(Opp'n 1:6-13.)

Plaintiffs counter that they "'may plead conservatively to secure a state forum,'" and "'absent evidence of bad faith, the Court is obligated to honor that representation.'" (Mot. to Remand 3:10--13, ECF No. 9 (alteration omitted) (quoting Lowdermilk, 473 F.3d at 1003).) Further, Plaintiffs argue "the 'reservation of rights' language does not affect [Home Depot's] burden." (Id. at 3:13--14 (citing Jones v. ADT Sec. Servs., Inc., No. CV 11-7750 PSG (JCGx), 2012 WL 12744, at *2 (C.D. Cal. Jan. 3, 2012)).)

Plaintiff[s'] reservation of right[s] does not create an uncertainty about the amount in controversy; it does no more than state a right that Plaintiff[s] already possess[]. Because Plaintiff[s] ha[ve] specifically alleged that [their] case does not meet the diversity jurisdiction threshold required for CAFA jurisdiction, [Home Depot] must establish with legal certainty that the amount in controversy exceeds the statutory minimum of $5,000,000.

Velasquez v. HMS Host USA, Inc., No. 2:12-CV-02312-MCE-CKD, 2012 WL 6049608, at *7 (E.D. Cal. Dec. 5, 2012); see also Jones v. ADT Sec. Servs., Inc., No. CV 11-7750 PSG (JCGx), 2012 WL 12744, at *2 (C.D. Cal. Jan. 3, 2012) ("On its face, the Complaint alleges the amounts in controversy are less than the statutory minimums for [CAFA] jurisdiction. . . . Defendant argues that Plaintiffs' reservation of rights . . . creates an ambiguity. The Court disagrees.")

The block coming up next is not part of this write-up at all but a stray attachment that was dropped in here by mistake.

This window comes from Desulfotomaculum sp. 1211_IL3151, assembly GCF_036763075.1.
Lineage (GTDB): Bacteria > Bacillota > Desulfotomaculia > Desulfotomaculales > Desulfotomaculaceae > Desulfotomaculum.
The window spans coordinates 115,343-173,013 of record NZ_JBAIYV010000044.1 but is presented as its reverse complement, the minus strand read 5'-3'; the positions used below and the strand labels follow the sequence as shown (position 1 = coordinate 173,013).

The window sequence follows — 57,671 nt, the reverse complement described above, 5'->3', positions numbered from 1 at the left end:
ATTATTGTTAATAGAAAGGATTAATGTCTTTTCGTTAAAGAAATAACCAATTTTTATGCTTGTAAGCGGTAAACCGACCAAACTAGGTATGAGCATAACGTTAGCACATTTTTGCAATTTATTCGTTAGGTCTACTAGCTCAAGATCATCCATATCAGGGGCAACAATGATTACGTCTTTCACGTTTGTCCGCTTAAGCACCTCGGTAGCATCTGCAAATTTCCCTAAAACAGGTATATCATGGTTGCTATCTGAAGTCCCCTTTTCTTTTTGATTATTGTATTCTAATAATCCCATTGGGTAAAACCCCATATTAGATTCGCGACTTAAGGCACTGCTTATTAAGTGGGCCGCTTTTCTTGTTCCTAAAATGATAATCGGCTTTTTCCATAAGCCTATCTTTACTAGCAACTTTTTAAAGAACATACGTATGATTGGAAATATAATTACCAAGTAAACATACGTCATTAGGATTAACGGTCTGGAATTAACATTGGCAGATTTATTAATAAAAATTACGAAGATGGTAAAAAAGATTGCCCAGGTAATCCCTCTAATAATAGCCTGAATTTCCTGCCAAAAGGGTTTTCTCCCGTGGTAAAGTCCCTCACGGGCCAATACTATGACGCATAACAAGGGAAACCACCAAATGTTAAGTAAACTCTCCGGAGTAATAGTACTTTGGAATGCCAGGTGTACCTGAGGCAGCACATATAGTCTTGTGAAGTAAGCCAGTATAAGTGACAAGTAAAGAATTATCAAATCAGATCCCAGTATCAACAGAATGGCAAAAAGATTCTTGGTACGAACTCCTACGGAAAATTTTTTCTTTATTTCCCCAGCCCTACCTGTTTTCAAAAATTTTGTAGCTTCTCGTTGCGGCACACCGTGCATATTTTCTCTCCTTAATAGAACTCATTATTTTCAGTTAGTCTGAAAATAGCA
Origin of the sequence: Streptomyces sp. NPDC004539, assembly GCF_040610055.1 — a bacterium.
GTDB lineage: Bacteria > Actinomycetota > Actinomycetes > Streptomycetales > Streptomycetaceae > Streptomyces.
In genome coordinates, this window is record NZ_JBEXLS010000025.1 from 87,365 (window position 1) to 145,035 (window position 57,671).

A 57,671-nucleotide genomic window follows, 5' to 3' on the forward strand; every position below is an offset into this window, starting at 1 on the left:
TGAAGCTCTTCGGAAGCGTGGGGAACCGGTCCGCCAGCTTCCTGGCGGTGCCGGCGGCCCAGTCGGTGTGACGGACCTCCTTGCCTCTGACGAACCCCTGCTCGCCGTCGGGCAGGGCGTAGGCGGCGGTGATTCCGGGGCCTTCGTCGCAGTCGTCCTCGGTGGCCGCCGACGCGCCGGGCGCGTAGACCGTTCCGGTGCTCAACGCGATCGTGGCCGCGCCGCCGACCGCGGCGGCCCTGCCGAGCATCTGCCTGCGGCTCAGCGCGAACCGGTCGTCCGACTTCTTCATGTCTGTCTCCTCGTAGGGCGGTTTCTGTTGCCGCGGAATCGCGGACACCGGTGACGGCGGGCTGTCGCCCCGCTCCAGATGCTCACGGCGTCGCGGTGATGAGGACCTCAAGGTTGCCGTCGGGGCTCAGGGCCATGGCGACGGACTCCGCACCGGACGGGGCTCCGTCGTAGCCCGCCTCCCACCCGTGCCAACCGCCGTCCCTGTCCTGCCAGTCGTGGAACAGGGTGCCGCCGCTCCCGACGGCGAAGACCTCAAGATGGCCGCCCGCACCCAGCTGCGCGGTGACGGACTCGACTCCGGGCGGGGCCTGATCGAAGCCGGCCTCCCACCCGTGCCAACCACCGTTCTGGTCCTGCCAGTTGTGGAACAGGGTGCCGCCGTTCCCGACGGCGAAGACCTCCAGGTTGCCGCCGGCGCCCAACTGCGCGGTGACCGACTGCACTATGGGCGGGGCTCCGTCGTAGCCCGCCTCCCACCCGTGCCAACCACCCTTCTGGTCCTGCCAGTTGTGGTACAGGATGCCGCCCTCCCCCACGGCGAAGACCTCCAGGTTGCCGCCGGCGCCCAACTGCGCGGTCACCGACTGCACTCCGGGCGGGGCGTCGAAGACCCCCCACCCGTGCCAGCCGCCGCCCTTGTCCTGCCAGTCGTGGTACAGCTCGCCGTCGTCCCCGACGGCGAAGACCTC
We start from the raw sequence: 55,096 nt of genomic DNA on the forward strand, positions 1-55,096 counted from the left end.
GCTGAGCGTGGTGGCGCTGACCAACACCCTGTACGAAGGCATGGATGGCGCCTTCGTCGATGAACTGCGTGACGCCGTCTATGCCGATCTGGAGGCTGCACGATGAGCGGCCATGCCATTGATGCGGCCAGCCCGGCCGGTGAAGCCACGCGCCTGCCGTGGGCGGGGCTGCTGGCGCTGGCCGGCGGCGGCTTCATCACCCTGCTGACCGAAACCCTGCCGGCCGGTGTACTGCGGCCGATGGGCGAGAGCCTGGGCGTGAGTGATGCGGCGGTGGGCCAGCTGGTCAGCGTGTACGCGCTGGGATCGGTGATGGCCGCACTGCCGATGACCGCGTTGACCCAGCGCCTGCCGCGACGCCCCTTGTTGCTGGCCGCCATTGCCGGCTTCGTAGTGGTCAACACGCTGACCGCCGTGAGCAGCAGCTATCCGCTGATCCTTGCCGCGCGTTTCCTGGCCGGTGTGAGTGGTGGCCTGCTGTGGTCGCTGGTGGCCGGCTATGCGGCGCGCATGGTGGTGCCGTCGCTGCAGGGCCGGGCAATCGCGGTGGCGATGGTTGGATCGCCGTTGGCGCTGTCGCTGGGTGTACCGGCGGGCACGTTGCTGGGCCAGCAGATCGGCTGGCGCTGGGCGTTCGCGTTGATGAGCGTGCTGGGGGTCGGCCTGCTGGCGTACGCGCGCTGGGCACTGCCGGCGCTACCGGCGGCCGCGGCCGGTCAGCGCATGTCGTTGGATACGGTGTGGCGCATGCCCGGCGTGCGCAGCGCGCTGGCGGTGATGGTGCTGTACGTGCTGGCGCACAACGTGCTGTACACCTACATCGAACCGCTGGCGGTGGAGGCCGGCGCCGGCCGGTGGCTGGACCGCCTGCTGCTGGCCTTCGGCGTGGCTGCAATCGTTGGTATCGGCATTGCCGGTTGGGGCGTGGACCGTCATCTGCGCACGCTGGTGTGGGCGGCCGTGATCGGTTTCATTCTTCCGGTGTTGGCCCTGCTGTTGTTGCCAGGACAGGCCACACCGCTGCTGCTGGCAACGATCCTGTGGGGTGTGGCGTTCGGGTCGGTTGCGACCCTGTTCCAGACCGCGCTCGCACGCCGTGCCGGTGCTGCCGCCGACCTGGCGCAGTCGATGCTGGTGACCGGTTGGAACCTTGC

"The 'legal certainty' standard sets a high bar for the party seeking removal, but it is not insurmountable." Lowdermilk, 479 F.3d at 1000. "The standard 'legal certainty' . . . . does not mean the [removing party] must prove [plaintiffs'] case; rather, [that party] must produce enough evidence to allow a court 'to estimate with certainty the actual amount in controversy.'" Campbell, 471 F. App'x at 647 (second alteration in original) (quoting Lowdermilk, 479 F.3d at 1001). Assertions and assumptions in the removing party's calculation of the amount in controversy must be supported by evidence. See Lowdermilk, 479 F.3d at 1001 ("Defendant assumes that all class members would be entitled to the maximum damages . . . , but provides no evidence to support this assertion. . . . [A]bsent more concrete evidence, it is nearly impossible to estimate with any certainty the actual amount in controversy.").